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European monitoring programs of Salmonella

Given the importance of salmonellosis as a foodborne zoonosis the member states of EU have established similar national monitoring programs of Salmonella in pig farms. Under these programs, pigs arriving at the slaughterhouse are sampled after they are slaughtered and meat juice after freezing and thawing of diaphragmatic muscle is tested using a mix-ELISA for Salmonella. Depending on the results, the sensitivity of the method (regarding the cut-off optical density (OD) value of the ELISA test) and using a different scoring system, each country categorises the farms in one category regarding the load of Salmonella. E.g. a category zero farm is a farm that is clean of Salmonella in three consecutive tests, while a category three farm is a heavily infected farming showing high scores in all of the three consecutive tests (Alban et al., 2002a; NRLSalmonella, 2010).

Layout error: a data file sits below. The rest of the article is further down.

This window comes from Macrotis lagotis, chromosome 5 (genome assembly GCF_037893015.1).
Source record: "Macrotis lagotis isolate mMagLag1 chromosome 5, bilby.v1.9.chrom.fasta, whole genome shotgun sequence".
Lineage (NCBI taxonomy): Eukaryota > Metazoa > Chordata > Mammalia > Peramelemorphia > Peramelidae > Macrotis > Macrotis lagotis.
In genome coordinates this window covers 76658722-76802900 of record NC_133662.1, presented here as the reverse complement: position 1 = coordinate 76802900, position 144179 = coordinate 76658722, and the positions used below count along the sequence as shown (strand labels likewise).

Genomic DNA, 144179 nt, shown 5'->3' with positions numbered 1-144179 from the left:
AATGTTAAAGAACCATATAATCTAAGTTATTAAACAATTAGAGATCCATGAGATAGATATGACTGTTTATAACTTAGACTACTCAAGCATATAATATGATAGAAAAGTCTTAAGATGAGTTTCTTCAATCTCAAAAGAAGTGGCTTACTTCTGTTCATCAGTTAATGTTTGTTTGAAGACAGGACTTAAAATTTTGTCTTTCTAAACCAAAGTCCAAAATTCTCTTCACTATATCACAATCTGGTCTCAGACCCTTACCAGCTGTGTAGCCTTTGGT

Farms with high scores may be forced to take measures to reduce the level of infection with Salmonella in pig farms. Pigs coming from farms with high scores are slaughtered last at the day, while the price for them may be substantially lower, acting as an incentive for the farmers to improve the situation in their farm (Alban et al., 2002a).